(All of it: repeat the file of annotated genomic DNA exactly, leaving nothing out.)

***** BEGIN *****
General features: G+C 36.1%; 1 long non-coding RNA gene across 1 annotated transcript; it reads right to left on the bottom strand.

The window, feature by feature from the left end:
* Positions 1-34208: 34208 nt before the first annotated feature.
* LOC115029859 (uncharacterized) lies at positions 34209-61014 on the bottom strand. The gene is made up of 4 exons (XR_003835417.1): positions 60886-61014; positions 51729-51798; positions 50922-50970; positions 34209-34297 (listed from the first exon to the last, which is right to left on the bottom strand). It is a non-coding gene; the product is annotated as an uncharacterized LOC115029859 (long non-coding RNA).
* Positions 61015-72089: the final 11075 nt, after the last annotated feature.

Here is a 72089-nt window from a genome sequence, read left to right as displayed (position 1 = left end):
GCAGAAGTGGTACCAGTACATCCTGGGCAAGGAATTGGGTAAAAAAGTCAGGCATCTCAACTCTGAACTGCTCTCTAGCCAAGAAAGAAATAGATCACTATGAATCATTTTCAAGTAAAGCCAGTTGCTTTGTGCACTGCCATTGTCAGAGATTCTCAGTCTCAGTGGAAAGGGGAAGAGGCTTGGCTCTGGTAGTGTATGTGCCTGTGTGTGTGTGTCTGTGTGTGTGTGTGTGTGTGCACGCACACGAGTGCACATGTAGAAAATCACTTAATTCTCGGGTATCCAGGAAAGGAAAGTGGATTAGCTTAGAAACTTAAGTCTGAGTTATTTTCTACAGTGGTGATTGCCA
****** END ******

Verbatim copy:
General features: G+C 36.1%; 1 long non-coding RNA gene across 1 annotated transcript; it reads right to left on the bottom strand.

The window, feature by feature from the left end:
* Positions 1-34208: 34208 nt before the first annotated feature.
* LOC115029859 (uncharacterized) lies at positions 34209-61014 on the bottom strand. The gene is made up of 4 exons (XR_003835417.1): positions 60886-61014; positions 51729-51798; positions 50922-50970; positions 34209-34297 (listed from the first exon to the last, which is right to left on the bottom strand). It is a non-coding gene; the product is annotated as an uncharacterized LOC115029859 (long non-coding RNA).
* Positions 61015-72089: the final 11075 nt, after the last annotated feature.

Here is a 72089-nt window from a genome sequence, read left to right as displayed (position 1 = left end):
GCAGAAGTGGTACCAGTACATCCTGGGCAAGGAATTGGGTAAAAAAGTCAGGCATCTCAACTCTGAACTGCTCTCTAGCCAAGAAAGAAATAGATCACTATGAATCATTTTCAAGTAAAGCCAGTTGCTTTGTGCACTGCCATTGTCAGAGATTCTCAGTCTCAGTGGAAAGGGGAAGAGGCTTGGCTCTGGTAGTGTATGTGCCTGTGTGTGTGTGTCTGTGTGTGTGTGTGTGTGTGCACGCACACGAGTGCACATGTAGAAAATCACTTAATTCTCGGGTATCCAGGAAAGGAAAGTGGATTAGCTTAGAAACTTAAGTCTGAGTTATTTTCTACAGTGGTGATTGCCA